Mortar mix dust can be hazardous to your health. This product produces large amounts of dust upon mixing, which can be harmful to your lungs, skin, eyes and hair. However, there are several safety measures to protect yourself while using mortar mix. By following a few tried and true methods and understanding the hazards of mortar dust, you can use mortar effectively and efficiently.
Mortar dust can be harmful to your lungs if inhaled. When mixing this product, a large amount of dust is expelled into the air, which is almost always inhaled into the user's nose and airway. Some of this dust may even make its way into your lungs, which can transport the chemical additives into the bloodstream. The mortar powder chemicals are also caustic and will irritate the lining of the throat and lungs. Wearing a dust mask can prevent 90 percent of dust from entering your airways. However, wear a mask that fits tightly around your nose and mouth.
Mortar dust is extremely caustic to the skin. The powder will irritate the skin, causing skin rashes, and, in some cases, cell death. Prolonged exposure to mortar chemicals could result in large sores on the arms, hands and face. To avoid this, wear protective clothing, such as a long sleeve shirt and rubber gloves. Never wear shorts when working with mortar.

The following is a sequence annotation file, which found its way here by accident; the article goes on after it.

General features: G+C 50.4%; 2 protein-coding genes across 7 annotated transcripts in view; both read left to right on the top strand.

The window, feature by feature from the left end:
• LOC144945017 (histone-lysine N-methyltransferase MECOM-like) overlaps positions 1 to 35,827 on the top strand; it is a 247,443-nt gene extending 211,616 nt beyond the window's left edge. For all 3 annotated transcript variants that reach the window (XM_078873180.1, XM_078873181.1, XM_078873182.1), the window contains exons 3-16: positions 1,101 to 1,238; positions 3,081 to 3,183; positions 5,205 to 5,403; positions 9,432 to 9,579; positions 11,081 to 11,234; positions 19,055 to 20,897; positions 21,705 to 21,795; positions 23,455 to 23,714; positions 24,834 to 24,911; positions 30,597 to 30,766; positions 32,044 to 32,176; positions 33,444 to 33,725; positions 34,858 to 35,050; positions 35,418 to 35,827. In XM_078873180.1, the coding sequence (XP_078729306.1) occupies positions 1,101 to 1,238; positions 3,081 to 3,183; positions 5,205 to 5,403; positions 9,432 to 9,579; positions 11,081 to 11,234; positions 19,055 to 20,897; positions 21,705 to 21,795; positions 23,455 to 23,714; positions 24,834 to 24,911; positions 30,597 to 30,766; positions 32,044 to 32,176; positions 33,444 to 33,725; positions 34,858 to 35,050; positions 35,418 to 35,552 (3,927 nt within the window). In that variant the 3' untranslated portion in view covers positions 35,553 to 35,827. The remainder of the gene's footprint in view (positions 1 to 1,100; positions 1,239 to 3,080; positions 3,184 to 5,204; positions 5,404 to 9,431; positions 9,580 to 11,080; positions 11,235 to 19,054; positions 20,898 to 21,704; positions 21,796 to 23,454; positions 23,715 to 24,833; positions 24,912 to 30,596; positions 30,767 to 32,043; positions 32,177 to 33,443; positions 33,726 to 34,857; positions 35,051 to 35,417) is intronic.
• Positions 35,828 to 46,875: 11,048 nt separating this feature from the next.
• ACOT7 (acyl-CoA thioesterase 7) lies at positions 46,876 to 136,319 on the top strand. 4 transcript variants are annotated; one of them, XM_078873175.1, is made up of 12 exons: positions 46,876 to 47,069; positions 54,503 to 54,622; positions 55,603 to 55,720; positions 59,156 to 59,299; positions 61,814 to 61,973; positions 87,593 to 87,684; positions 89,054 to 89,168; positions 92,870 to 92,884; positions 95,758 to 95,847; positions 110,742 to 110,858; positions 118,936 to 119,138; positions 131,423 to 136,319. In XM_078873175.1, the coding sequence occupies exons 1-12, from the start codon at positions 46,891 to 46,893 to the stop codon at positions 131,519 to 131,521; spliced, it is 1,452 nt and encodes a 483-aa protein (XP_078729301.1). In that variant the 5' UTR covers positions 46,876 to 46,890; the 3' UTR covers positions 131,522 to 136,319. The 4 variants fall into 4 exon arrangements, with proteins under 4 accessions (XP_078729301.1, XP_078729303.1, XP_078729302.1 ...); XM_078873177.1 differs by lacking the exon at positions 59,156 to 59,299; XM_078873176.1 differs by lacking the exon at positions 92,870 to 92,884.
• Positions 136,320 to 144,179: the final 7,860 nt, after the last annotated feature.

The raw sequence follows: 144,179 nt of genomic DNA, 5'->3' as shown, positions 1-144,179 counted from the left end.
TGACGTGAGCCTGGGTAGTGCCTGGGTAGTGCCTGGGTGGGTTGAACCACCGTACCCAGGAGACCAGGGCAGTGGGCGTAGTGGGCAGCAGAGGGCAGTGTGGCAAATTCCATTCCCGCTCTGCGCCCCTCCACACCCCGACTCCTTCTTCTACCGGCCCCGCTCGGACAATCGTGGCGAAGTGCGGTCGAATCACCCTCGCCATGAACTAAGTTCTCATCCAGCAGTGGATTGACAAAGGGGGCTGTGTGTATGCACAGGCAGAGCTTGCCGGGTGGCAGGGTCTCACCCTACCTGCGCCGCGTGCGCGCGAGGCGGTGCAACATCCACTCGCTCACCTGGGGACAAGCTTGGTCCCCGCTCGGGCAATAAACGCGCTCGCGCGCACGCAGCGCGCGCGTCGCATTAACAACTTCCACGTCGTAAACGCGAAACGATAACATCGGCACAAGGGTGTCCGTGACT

Because mortar contains very caustic chemicals, it will almost always irritate any part of the human body. However, it poses an added risk to the eyes because of its sand content. The course sand mixture in mortar will scratch the eye, leaving it red and irritated, and once the chemical compound in mortar enters these scratches, the risk of infection increases. Wear safety goggles that fully seal around the eyes when working with mortar.
One of the most ignored problems of mortar mix dust is that it is hazardous to the hair. The dust can settle onto the scalp and hair tips, damaging hair follicles and tips. Protect your hair from mortar mix dust by wearing a cap when using the product. If you have large amounts of dust in your hair, wash it out with water.
- "Safety for Masons"; Richard T. Kreh; 2006
- "The Management of Construction Safety and Health"; Richard J. Coble, Theo C. Haupt, Jimmie Hinze; 2000
- "Occupational, Industrial, and Environmental Toxicology"; Michael I. Greenberg; 2003
- Photo Credit Jupiterimages/Comstock/Getty Images
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